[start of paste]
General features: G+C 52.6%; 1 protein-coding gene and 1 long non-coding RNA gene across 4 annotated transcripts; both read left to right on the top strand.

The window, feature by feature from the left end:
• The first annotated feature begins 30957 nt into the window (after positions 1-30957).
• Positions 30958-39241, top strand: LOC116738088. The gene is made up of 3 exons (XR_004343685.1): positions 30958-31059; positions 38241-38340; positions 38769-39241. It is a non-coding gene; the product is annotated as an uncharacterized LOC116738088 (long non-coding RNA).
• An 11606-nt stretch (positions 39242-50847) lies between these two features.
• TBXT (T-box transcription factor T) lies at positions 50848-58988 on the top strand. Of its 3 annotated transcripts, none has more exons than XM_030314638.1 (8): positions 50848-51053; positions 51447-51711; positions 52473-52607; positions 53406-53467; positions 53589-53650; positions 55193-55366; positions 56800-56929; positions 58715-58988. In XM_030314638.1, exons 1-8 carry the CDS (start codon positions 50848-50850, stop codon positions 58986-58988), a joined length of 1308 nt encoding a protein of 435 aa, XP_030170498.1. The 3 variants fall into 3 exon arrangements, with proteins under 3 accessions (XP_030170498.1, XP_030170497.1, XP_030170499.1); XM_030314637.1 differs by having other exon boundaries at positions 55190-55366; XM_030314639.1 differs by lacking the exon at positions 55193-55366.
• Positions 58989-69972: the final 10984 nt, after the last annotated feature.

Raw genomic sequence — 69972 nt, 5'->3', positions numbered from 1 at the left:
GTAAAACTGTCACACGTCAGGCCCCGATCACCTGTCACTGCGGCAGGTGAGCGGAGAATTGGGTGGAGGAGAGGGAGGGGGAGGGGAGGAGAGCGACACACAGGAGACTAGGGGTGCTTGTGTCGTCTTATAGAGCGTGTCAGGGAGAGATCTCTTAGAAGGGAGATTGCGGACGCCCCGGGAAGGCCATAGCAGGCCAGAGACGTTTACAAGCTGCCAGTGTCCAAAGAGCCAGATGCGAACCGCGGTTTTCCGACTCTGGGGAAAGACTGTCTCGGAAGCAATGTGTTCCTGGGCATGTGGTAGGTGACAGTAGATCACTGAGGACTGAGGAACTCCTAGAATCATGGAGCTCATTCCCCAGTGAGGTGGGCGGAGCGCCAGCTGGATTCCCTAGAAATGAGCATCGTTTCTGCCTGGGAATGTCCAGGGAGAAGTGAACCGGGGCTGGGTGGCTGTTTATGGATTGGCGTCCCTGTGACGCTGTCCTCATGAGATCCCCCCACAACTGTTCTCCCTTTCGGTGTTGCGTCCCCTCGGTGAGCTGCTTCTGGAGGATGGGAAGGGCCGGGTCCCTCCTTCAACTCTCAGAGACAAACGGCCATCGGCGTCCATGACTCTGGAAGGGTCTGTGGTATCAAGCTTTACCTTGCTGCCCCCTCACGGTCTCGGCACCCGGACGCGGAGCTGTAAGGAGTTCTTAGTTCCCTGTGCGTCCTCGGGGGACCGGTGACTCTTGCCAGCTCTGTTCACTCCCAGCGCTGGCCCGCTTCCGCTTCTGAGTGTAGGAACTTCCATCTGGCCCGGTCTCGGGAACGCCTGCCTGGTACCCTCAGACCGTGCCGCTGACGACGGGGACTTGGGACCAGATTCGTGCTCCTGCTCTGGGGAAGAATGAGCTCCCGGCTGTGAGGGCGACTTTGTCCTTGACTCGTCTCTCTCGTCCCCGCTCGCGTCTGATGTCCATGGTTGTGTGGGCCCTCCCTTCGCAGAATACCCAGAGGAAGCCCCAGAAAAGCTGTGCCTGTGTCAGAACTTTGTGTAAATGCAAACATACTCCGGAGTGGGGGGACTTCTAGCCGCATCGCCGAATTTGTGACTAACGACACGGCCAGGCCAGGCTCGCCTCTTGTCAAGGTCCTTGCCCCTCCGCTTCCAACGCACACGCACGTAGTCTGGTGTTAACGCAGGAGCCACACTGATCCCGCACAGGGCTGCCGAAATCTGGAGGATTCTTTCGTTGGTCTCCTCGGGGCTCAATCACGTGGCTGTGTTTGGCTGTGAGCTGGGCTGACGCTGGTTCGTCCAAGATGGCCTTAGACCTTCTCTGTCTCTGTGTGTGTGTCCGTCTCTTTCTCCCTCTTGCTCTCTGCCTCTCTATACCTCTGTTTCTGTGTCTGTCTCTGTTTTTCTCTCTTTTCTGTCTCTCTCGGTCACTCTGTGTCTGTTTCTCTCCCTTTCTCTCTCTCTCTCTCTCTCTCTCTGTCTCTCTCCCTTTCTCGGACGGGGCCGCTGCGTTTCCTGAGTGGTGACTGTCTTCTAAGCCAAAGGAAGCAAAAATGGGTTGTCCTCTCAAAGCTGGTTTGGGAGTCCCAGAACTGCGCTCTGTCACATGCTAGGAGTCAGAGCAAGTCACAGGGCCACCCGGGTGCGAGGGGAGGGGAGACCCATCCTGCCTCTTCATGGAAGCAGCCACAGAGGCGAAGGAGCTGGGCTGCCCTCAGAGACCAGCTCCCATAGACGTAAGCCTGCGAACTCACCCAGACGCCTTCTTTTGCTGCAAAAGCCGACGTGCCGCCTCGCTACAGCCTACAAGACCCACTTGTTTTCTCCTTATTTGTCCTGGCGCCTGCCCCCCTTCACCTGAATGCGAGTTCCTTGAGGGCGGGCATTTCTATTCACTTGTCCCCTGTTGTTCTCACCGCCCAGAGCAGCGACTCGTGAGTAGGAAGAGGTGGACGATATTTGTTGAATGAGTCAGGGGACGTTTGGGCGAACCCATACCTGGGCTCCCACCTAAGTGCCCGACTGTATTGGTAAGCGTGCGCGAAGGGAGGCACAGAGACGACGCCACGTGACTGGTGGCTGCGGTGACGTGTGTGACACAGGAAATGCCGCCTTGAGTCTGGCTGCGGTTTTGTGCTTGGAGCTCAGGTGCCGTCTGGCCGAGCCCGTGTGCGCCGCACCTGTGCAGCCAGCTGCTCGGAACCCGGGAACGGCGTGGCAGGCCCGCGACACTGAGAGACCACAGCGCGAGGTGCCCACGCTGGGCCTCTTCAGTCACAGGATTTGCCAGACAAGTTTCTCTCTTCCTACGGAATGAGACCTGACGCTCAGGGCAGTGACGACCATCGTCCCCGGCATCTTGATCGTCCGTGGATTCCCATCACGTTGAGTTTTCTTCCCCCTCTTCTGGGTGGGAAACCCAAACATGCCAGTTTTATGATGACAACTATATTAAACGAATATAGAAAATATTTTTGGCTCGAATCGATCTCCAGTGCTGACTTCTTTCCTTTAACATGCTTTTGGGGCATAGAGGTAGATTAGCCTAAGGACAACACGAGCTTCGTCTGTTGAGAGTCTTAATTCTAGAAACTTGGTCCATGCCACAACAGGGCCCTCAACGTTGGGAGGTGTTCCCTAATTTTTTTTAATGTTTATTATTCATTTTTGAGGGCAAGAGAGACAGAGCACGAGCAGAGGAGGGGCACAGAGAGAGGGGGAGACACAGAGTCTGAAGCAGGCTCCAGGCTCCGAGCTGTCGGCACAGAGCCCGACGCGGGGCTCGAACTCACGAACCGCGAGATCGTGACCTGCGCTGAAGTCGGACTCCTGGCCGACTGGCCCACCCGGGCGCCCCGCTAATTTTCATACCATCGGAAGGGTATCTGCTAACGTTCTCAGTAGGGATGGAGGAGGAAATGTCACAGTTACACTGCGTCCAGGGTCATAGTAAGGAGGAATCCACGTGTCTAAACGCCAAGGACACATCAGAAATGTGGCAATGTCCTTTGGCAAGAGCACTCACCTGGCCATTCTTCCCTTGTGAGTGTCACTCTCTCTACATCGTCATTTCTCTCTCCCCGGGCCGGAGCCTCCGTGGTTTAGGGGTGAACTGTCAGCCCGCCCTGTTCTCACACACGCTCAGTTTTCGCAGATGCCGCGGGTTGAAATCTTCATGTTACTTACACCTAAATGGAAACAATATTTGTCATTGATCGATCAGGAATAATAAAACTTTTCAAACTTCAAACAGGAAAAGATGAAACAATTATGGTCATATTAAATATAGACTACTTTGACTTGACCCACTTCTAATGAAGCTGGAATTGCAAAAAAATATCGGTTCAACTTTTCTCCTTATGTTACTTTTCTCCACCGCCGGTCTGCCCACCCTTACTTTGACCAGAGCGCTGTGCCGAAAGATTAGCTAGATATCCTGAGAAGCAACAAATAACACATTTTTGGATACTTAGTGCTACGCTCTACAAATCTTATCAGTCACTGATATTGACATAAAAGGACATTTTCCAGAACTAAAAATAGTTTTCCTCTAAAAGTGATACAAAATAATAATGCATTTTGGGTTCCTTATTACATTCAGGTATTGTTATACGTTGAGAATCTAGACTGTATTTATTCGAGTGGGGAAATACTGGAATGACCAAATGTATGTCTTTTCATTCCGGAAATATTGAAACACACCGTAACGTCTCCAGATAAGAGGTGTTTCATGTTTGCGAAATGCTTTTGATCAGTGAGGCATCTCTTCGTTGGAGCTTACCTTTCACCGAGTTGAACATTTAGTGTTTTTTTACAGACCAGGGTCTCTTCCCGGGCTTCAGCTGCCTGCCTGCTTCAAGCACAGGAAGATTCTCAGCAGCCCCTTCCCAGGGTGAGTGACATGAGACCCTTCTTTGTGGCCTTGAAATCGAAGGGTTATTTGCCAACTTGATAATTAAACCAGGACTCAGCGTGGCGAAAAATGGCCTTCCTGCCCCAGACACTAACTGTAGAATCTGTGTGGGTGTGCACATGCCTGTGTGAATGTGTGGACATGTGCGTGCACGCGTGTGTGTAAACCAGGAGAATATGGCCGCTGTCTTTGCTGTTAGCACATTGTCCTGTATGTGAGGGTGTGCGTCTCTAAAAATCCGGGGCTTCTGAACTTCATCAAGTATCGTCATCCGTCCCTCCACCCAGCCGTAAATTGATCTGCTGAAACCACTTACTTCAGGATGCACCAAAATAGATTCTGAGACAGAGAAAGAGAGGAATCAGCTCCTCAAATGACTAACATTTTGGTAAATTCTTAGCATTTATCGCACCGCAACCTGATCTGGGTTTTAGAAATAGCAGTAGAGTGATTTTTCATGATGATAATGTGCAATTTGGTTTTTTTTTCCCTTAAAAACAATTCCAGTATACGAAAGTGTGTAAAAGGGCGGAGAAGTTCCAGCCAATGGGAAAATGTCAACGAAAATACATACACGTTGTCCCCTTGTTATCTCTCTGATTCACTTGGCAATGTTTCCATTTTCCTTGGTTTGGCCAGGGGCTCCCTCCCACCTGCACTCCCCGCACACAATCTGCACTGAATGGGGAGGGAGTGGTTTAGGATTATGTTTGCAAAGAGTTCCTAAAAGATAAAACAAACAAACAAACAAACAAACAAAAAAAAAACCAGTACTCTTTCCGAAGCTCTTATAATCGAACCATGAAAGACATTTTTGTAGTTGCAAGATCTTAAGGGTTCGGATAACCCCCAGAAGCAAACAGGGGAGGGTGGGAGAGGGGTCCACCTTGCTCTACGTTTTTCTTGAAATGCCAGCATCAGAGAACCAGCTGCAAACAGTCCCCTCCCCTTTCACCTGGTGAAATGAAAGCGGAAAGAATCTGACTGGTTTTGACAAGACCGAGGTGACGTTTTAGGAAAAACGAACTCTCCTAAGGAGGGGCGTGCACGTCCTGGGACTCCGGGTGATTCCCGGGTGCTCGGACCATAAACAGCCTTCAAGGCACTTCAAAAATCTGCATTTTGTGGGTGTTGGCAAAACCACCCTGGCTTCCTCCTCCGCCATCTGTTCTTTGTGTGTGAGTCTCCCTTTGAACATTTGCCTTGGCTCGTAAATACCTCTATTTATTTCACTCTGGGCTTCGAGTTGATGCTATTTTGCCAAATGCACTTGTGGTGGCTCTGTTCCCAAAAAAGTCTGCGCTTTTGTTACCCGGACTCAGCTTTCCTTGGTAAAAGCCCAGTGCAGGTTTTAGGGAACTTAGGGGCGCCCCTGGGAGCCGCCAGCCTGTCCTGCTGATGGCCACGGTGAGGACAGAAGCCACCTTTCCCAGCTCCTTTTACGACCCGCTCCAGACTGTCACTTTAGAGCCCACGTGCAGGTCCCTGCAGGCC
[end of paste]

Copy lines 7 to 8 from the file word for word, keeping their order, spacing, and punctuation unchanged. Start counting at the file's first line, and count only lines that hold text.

• Positions 58989-69972: the final 10984 nt, after the last annotated feature.

Raw genomic sequence — 69972 nt, 5'->3', positions numbered from 1 at the left: